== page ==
- Thank the person who tagged you (thank you, C.G.!!)
- Answer the questions they came up with.
- Nominate four people to do the tag (no tagging the person who tagged you originally).
- Come up with 10 new questions for the people you nominated.
What are you currently working on?
A bunch of stuff, honestly. I'm in the middle of a short story that I was writing for someone for Christmas, I hope I still have time to get that finished. I've also got ideas for Werebear vs. Landopus Part 4 that I'm itching to put into words. But the next "big" project I'm slowly making progress on may or may not be a sequel to what may or may not be Hell Comes to Hogtown. Allegedly. I can neither confirm nor deny anything.
Are you a plotter or a panster?
I hate to admit it but I'm a pantser. I want to be a plotter because I always imagine having a firm outline will make the writing easier (and avoid the dozens of re-write I usually have to do), but I find whenever I plot too much I lose interest in actually finishing the story. It's like once I know everything that will happen, I'm no longer interested in writing it.
If you could re-write any of your books, would you? And which one(s)?
I actually completely rewrote Ten Thousand Days last year, so that one's good. Honestly if I could re-write anything it would be one of the seven or eight unpublished books I have in The Closet. None of them are publishable in their current state, but some of them have good ideas in there I would love to use. It's just a matter of finding the time and energy to re-write them when there's so much NEW stuff I want to work on.
How long does it typically take you to write a book/story?
It varies tremendously. The original first draft of Ten Thousand Days took about 72 hours. Hell Comes to Hogtown took 18 months from writing the first lines to release day. I have another manuscript I'm submitting now that I originally wrote in less than 20 days, but the re-writing and revising took about 3 years. It shouldn't come as a surprise that those shorter timelines all happened before I was married and had kids. These days I have way less free time so even a 5000 word short story often takes up to a month to write.
Of all your characters, who do you wish could be real?
That's a tough one. A lot of my characters are horrible, annoying and/or gross, so I'm not sure I really want any of them to be real. Sister Siouxsie Cue from The Gun Nun would be fun, but she probably wouldn't want to hang out with me. Same with Dee from Hell Comes to Hogtown. My characters are way more interesting than me, and would likely steer well clear of me at a dinner party.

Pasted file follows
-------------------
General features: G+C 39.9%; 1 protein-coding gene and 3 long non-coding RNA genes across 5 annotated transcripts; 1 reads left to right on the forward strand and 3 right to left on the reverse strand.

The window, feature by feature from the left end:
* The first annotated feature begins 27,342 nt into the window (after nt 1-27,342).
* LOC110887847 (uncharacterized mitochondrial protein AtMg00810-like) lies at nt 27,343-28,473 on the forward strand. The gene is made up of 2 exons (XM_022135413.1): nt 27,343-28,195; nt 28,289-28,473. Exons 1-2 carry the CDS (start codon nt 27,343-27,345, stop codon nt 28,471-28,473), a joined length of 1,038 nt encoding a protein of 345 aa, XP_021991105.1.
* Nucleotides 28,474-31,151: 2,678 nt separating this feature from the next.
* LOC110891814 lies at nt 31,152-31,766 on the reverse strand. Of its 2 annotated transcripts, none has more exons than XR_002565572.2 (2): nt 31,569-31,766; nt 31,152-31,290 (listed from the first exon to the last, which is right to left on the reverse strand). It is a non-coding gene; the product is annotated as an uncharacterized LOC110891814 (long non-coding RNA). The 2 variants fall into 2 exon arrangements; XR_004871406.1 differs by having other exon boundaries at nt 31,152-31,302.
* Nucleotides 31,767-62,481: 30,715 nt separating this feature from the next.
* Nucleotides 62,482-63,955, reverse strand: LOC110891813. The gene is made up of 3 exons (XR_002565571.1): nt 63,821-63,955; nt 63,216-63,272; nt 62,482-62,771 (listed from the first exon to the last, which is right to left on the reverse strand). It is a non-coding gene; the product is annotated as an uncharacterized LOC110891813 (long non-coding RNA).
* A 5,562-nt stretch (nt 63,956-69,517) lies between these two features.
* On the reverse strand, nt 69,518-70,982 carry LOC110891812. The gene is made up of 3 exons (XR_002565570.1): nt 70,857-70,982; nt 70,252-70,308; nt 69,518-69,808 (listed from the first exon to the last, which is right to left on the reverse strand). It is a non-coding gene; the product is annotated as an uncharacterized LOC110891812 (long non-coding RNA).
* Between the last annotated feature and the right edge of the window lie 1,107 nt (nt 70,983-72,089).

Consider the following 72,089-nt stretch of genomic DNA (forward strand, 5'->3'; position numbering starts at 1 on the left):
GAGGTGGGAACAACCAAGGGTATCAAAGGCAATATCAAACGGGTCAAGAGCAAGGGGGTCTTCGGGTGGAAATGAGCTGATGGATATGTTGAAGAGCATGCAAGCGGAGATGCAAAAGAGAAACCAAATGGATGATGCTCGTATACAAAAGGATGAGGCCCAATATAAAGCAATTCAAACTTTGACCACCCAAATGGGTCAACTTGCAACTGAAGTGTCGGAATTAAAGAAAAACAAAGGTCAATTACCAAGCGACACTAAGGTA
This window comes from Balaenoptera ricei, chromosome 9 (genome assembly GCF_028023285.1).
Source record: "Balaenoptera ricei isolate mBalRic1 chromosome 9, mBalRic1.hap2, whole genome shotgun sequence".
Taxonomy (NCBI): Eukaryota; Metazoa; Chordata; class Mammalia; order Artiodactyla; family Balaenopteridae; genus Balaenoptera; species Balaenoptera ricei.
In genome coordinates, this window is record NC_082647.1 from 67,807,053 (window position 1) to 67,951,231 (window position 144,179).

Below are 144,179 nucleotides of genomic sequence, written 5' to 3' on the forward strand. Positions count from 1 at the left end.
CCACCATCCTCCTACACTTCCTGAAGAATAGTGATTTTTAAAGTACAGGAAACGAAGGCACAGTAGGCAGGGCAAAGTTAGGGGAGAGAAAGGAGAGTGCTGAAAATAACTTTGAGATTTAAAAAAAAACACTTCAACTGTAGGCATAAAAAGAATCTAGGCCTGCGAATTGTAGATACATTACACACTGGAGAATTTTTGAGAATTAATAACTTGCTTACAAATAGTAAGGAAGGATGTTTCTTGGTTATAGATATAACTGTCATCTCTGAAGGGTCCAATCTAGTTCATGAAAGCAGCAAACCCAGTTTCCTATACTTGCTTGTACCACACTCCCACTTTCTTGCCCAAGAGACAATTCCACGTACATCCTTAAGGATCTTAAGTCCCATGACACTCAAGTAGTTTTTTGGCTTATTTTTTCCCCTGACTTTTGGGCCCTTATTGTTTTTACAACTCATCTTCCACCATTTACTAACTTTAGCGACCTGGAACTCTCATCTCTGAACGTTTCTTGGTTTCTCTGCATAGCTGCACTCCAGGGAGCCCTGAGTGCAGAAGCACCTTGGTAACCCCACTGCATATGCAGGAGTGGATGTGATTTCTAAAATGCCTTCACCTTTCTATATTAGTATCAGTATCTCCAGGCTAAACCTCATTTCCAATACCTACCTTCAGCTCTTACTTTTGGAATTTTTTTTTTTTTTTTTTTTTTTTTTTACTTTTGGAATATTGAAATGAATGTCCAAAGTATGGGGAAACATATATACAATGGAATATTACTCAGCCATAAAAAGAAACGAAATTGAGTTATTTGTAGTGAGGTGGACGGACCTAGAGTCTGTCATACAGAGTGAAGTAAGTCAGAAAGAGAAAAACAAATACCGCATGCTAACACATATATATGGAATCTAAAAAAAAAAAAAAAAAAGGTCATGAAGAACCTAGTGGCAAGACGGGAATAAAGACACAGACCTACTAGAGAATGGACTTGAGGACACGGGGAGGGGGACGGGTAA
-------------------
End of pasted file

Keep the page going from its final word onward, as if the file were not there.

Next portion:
How many drafts do you go through?
A lot. Too many. Once I finish the first draft, then I usually write the outline to see if what I wrote fits a sensical narrative structure. It inevitably doesn't, so then I have to start adding and removing scenes, and moving stuff around so that it makes sense. Then there are multiple passes to fix grammar, clarity, voice, etc. Often I have to do this multiple times from different characters' point of view. Then it goes to the editor and they have a round or two of revision, too. How many drafts is that? I don't count them, I just see it more as an organic, growing process. Sometimes I work on small sections, sometimes I work on the whole piece, but the work overall is constantly evolving and changing.
When do you tend to write? Early or late?
Both. It's either early in the morning before the rest of the house gets up, or late at night after everyone's gone to sleep. Sometimes I write on my lunch break, and I used to write during my bus commute to and from work. So basically I write anytime I can find the free moments to do so.
Do you listen to music while you write?
Almost always. Sometimes it's to set a particular mood and get me in the right frame of mind, but usually it's just to drown out the world around me. Kind of like a sonic barrier. When I wrote on the bus I would crank my music up all the way to block out all the noise and sound around me, in my headphones of course. Writing is probably ruining my hearing.
What is your least favorite thing about writing?
I think I mentioned it before, but it's definitely the revising part. That's why I have so many manuscripts that's just a first draft - I find going back to re-write and revise a monumental task. Honestly I would rather market and write query letters than revise. I like to say Writing is fun, but revising is work, and I truly believe it.
What is your most favorite thing about writing?
As a corollary to the previous question, my favourite part is writing the first draft. When the story is new and fresh and flowing freely, everything is very fun and exciting. I guess it's like a new relationship. Every day is a new adventure with new things to discover. I guess that means revising is like an older, established relationship, where everything is a slog and you have to work to stay together? I'm going to stop this analogy before I get in trouble.
I have no idea why this tree has giant, throbbing testicles.
And now as a Christmas present to you all... I'm NOT going to tag anyone else! Actually I'm just tired and it's late and I can't think clearly enough to come up with 10 more questions. :-) Here I am ruining the game, I'm terribly unfun, I know. But if anyone reads this and WANTS to answer those ten questions (or ten similar questions), GO for it. I was trying to come up with questions about secret author goals and personal measures of success but I kept dozing off. Maybe I'll try again in the New Year.
I hope you all have a fun and safe holiday season. May you relax and not feel bad about missing your word counts, and hopefully all get a good book or two under the tree (or other appropriate cultural festive decoration).
Peace, love and hugs!
Sure this is cute now, but wait until you come home and there house is covered with broken glass and the cat has tinsel hanging out of its butt.